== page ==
Lucky Ladybug already did a musing on Simon’s villain characters who deserve no sympathy; I decided to a musing on those villain/antagonist characters who, despite the things they’ve done, either make you feel sorry for them or end up redeeming themselves in some way.
There’s Nick, the shady casino owner from Follow that Dream, for starters. He’s definitely not a nice person, trying multiple plots to get rid of Toby Kwimper, whom he considers to be a thorn in his side. True, Nick doesn’t really have any sympathetic traits; nor does he redeem himself in any way. But the sheer level of backfiring that his plans undergo make him an incredibly ineffective villain—and one you can’t help but laugh at.
But once we deal with sympathetic villains, it’s a whole new game; Simon never fails to tug on the heartstrings, even when playing a villain. William Poole, from “The Thunder Man” episode of Bonanza confides that his girlfriend was killed in an accident involving one of his demolition charges. Whether or not he was being truthful is debatable (granted, he isn’t the most trustworthy of people), but if he is, then it certainly explains his descent into madness—a madness that is revealed in its entirety at the episode’s end, when he declares himself to be above the powers of Heaven and Earth. At any rate, Poole is a madman, and one has to wonder if, underneath the madness, he was once a nice, decent person.
Joe Palakopolous (known by his nickname of Mr. Pal), from “The Canada Run” episode of The Untouchables, is another interesting case. While he is a nasty sort, manipulating the head of a local church, Father Gregory, into being an unwitting pawn in his scheme to smuggle whiskey from Canada, there is no denying that Mr. Pal does donate a great portion of his wealth to Father Gregory to help him set up a soup kitchen that the hungry in town desperately need, plus other additions to the church. Father Gregory is touched by his generosity, and becomes horrified and sad when he discovers Mr. Pal’s true motives. And yet, there is still a part of Father Gregory that pities Mr. Pal—one that the audience might also end up sharing.
Also take the case of Mel Grayson, from the “Puzzlelock” episode of Ironside. Grayson is a nasty fellow, having killed his wife and covered his tracks expertly. However, as cold and calculated as his plan was, Grayson does have one shred of decency—he does not want anyone else to be arrested in his place, either. This eventually proves to be his undoing, as his desperation to clear names ends up with him falling right into Ironside’s hands.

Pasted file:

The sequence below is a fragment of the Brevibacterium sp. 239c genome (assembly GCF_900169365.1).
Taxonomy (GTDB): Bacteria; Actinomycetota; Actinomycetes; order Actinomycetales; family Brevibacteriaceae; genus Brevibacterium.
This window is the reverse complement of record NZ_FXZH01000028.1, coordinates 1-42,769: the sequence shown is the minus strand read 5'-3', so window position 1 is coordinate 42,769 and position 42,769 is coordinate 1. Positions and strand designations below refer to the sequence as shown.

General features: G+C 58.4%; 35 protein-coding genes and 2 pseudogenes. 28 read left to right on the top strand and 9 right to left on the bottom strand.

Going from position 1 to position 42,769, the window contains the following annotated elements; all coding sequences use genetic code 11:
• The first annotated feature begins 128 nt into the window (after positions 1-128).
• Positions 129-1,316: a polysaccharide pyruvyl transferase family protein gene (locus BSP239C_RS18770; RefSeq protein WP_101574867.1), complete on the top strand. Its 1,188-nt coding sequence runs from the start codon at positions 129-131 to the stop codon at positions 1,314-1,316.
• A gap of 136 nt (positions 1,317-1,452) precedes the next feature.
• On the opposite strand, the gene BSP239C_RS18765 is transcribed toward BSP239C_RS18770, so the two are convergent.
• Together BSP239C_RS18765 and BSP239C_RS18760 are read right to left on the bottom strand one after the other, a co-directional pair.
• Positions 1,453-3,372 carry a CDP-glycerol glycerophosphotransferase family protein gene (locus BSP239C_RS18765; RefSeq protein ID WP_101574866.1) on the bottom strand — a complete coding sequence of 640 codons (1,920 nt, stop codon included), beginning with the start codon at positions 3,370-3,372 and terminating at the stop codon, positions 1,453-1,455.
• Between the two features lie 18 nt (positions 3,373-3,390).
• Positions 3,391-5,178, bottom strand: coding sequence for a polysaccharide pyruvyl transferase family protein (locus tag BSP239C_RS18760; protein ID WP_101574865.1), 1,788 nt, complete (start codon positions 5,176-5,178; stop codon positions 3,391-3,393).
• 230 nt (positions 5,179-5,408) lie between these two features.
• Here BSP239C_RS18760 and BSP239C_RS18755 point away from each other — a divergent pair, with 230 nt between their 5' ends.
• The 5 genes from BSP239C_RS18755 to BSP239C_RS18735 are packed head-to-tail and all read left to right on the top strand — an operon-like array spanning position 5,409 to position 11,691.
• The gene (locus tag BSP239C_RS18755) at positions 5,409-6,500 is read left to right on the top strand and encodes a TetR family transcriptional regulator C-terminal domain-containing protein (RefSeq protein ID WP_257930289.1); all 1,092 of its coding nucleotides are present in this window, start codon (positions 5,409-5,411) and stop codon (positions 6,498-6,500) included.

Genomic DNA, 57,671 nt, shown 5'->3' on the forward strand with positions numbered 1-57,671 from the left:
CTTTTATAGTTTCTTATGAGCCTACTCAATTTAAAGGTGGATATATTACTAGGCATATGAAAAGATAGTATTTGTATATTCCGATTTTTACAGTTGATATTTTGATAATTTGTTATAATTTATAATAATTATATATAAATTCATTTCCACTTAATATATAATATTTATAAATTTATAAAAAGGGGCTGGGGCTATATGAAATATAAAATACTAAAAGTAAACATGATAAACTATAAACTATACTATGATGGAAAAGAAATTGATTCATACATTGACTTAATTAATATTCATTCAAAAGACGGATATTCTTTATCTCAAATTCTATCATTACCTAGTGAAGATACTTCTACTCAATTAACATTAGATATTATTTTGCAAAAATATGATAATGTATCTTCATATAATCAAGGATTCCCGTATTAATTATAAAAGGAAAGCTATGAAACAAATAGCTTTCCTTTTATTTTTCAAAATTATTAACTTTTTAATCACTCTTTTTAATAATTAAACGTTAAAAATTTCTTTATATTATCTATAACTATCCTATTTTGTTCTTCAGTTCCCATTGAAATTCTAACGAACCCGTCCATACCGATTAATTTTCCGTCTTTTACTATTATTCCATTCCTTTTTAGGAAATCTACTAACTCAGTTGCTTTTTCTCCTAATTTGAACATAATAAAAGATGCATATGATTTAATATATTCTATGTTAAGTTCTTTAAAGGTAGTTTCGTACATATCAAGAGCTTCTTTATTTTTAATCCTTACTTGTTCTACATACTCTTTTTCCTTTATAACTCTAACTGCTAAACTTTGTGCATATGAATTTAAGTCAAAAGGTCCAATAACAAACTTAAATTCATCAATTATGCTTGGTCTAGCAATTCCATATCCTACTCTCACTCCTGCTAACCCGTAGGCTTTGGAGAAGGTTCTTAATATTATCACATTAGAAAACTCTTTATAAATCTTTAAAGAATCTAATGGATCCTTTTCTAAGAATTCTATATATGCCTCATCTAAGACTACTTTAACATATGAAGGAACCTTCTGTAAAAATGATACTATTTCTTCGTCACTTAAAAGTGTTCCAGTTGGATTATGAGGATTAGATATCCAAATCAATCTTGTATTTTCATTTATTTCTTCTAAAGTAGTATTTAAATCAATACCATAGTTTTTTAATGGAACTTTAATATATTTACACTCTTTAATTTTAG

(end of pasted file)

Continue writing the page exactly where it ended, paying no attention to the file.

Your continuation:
However, my favorite kind of villain/antagonist characters that Simon plays are the ones that eventually redeem themselves—or, at least, are well on the road to doing so. An interesting example here is Stawski, from The Sand Pebbles. When sober, Stawski is, in fact, a reasonably amiable and decent man—welcoming Steve McQueen’s character, Holman, aboard and later coming to the aid of a Chinese worker who ends up badly injured in an engine room accident. Unfortunately, those good traits seem to vanish once alcohol hits his bloodstream, leaving behind an obnoxious and almost primal man. He shamelessly chases after the local girls, and while some of them return his affections, he still insists on chasing after the one girl who wants nothing to do with him. When Stawski ends up antagonizing another one of the workers, Po-Han, who happens to be a friend of Holman’s, it ends with a boxing match between Stawski and Po-Han. Stawski acts horribly towards Po-Han as the fight begins, taunting and intimidating him—and then unleashing the no-holds-barred beatdown once Po-Han tries fighting back. Po-Han does, eventually, emerge victorious, and Stawski retreats to the background. It’s here that Stawski appears to be on the road to redemption. He’s noticeably less boisterous; when a fight breaks out feet away from where he’s standing, rather than joining it, he merely looks away, as though he’s disgusted with the whole thing. And though he initially is among the group of sailors who insist that Holman should turn himself in to a mob that’s after him, he eventually relents with the rest of them. And when Holman attempts to single-handedly run the engine room to try to get them out of the river, Stawski is the first one to go and help him, taking orders from Holman without complaint and apparently letting go of their feud.
Simon plays both sides of Stawski amazing well. Decent-Stawski made me almost cheer. Obnoxious-Stawski made me visibly cringe. They almost seem like two different characters; it’s absolutely amazing.
Another antagonistic character with redeemable qualities that Simon played is Adam Howard, from “The Secret” episode of The Big Valley. Adam is very vengeful and spiteful, determined to drive a group of ranchers to ruin because he believes one of them to have had an affair with his wife—and that the son he has been raising isn’t really his. The actions Adam takes detestable—having the man in question beaten up, and then cutting off the ranchers’ water supply. The latter action absolutely infuriated me, as it resulted in the death of a calf. And yet, Adam’s interaction with the son-that-may-not-be-his is too poignant for words—that, in spite of his suspicions, he unconditionally cares for this child. And Adam’s heartbreaking confession that he had wanted a son so badly—and that he’s devastated that this dream he thought had come true may in fact be all a lie—moved me to tears. As the episode’s events draw to a close, Adam heads down the road of redemption, as well—traversing it at a fairly quick pace, I’m pleased to say.
It’s simply amazing how one man can bring to life so many antagonistic characters that draw a variety of emotions. Nick made me laugh. Adam made me cry. Stawski made me cringe and fume. And William Poole made me stare in shock. All of these varied antagonists are once again proof of Simon’s incredible acting talent.